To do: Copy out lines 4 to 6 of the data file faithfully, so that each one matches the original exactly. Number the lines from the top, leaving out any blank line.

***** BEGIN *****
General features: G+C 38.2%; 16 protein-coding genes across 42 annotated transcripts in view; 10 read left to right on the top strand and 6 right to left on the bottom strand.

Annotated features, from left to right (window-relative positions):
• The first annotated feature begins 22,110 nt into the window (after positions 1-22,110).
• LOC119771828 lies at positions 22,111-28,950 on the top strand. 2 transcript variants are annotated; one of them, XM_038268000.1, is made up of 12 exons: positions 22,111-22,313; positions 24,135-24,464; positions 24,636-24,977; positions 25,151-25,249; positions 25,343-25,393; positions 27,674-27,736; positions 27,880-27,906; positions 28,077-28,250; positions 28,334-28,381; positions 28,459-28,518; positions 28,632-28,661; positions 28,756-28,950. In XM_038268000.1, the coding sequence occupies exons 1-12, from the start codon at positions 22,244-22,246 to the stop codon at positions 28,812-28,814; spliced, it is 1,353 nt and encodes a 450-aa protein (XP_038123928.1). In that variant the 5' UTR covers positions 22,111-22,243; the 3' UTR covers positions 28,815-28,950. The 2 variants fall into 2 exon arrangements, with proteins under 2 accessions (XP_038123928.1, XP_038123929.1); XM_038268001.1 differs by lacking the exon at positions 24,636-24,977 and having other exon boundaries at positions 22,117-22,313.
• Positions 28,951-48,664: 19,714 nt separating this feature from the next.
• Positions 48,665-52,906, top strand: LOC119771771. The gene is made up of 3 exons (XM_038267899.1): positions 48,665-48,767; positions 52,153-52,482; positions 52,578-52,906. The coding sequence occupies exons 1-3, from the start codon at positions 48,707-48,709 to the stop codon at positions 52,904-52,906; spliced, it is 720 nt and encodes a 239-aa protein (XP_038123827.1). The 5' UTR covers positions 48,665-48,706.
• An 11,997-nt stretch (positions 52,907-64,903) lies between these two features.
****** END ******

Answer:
• LOC119771828 lies at positions 22,111-28,950 on the top strand. 2 transcript variants are annotated; one of them, XM_038268000.1, is made up of 12 exons: positions 22,111-22,313; positions 24,135-24,464; positions 24,636-24,977; positions 25,151-25,249; positions 25,343-25,393; positions 27,674-27,736; positions 27,880-27,906; positions 28,077-28,250; positions 28,334-28,381; positions 28,459-28,518; positions 28,632-28,661; positions 28,756-28,950. In XM_038268000.1, the coding sequence occupies exons 1-12, from the start codon at positions 22,244-22,246 to the stop codon at positions 28,812-28,814; spliced, it is 1,353 nt and encodes a 450-aa protein (XP_038123928.1). In that variant the 5' UTR covers positions 22,111-22,243; the 3' UTR covers positions 28,815-28,950. The 2 variants fall into 2 exon arrangements, with proteins under 2 accessions (XP_038123928.1, XP_038123929.1); XM_038268001.1 differs by lacking the exon at positions 24,636-24,977 and having other exon boundaries at positions 22,117-22,313.
• Positions 28,951-48,664: 19,714 nt separating this feature from the next.
• Positions 48,665-52,906, top strand: LOC119771771. The gene is made up of 3 exons (XM_038267899.1): positions 48,665-48,767; positions 52,153-52,482; positions 52,578-52,906. The coding sequence occupies exons 1-3, from the start codon at positions 48,707-48,709 to the stop codon at positions 52,904-52,906; spliced, it is 720 nt and encodes a 239-aa protein (XP_038123827.1). The 5' UTR covers positions 48,665-48,706.